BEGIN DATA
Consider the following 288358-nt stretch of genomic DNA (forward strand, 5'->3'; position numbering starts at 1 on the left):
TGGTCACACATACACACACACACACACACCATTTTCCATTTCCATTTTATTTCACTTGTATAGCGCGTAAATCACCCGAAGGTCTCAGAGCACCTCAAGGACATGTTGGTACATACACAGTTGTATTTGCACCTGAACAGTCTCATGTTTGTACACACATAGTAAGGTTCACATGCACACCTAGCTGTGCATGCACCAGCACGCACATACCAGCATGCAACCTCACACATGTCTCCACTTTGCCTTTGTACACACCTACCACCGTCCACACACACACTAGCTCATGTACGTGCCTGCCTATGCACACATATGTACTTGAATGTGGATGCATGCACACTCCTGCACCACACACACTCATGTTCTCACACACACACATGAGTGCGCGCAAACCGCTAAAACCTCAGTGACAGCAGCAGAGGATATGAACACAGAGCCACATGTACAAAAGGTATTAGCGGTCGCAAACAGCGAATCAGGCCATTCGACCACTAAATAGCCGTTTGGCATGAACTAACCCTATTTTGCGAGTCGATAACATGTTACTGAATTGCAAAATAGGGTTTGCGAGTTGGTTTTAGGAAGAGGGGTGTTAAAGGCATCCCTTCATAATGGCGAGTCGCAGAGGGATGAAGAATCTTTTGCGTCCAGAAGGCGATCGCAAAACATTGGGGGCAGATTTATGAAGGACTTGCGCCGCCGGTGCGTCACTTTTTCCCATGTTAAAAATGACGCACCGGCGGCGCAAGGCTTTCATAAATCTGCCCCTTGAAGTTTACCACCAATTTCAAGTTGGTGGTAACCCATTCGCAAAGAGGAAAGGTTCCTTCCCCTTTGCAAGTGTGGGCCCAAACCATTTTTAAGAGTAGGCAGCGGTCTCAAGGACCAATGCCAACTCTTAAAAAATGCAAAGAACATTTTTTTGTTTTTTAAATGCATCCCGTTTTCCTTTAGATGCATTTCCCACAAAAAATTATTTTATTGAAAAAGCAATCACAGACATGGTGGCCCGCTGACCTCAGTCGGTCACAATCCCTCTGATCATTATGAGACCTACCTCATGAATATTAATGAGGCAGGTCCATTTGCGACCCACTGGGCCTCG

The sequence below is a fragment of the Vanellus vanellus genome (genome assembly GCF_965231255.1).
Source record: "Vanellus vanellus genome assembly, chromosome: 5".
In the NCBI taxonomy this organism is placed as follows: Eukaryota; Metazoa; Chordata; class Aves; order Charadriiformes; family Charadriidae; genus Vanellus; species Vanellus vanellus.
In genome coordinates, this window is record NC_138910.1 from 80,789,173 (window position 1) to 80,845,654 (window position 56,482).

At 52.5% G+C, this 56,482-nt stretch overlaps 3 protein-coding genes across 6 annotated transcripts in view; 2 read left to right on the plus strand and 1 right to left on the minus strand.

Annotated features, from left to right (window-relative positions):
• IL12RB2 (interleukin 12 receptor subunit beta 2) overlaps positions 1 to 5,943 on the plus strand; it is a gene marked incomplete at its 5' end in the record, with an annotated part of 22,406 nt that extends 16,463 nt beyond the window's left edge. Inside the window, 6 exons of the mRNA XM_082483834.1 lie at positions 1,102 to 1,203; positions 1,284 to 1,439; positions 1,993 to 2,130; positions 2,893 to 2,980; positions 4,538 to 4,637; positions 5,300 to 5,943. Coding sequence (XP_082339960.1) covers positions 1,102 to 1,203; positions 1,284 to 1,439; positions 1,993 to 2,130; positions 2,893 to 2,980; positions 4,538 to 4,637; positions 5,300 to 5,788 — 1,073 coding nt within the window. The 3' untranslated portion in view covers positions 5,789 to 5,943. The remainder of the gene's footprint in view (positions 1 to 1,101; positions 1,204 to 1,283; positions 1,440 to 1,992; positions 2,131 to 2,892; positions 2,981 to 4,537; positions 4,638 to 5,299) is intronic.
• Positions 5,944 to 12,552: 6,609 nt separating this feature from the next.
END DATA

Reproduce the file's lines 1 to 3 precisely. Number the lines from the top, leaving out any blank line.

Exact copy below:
Consider the following 288358-nt stretch of genomic DNA (forward strand, 5'->3'; position numbering starts at 1 on the left):
TGGTCACACATACACACACACACACACACCATTTTCCATTTCCATTTTATTTCACTTGTATAGCGCGTAAATCACCCGAAGGTCTCAGAGCACCTCAAGGACATGTTGGTACATACACAGTTGTATTTGCACCTGAACAGTCTCATGTTTGTACACACATAGTAAGGTTCACATGCACACCTAGCTGTGCATGCACCAGCACGCACATACCAGCATGCAACCTCACACATGTCTCCACTTTGCCTTTGTACACACCTACCACCGTCCACACACACACTAGCTCATGTACGTGCCTGCCTATGCACACATATGTACTTGAATGTGGATGCATGCACACTCCTGCACCACACACACTCATGTTCTCACACACACACATGAGTGCGCGCAAACCGCTAAAACCTCAGTGACAGCAGCAGAGGATATGAACACAGAGCCACATGTACAAAAGGTATTAGCGGTCGCAAACAGCGAATCAGGCCATTCGACCACTAAATAGCCGTTTGGCATGAACTAACCCTATTTTGCGAGTCGATAACATGTTACTGAATTGCAAAATAGGGTTTGCGAGTTGGTTTTAGGAAGAGGGGTGTTAAAGGCATCCCTTCATAATGGCGAGTCGCAGAGGGATGAAGAATCTTTTGCGTCCAGAAGGCGATCGCAAAACATTGGGGGCAGATTTATGAAGGACTTGCGCCGCCGGTGCGTCACTTTTTCCCATGTTAAAAATGACGCACCGGCGGCGCAAGGCTTTCATAAATCTGCCCCTTGAAGTTTACCACCAATTTCAAGTTGGTGGTAACCCATTCGCAAAGAGGAAAGGTTCCTTCCCCTTTGCAAGTGTGGGCCCAAACCATTTTTAAGAGTAGGCAGCGGTCTCAAGGACCAATGCCAACTCTTAAAAAATGCAAAGAACATTTTTTTGTTTTTTAAATGCATCCCGTTTTCCTTTAGATGCATTTCCCACAAAAAATTATTTTATTGAAAAAGCAATCACAGACATGGTGGCCCGCTGACCTCAGTCGGTCACAATCCCTCTGATCATTATGAGACCTACCTCATGAATATTAATGAGGCAGGTCCATTTGCGACCCACTGGGCCTCG

The sequence below is a fragment of the Vanellus vanellus genome (genome assembly GCF_965231255.1).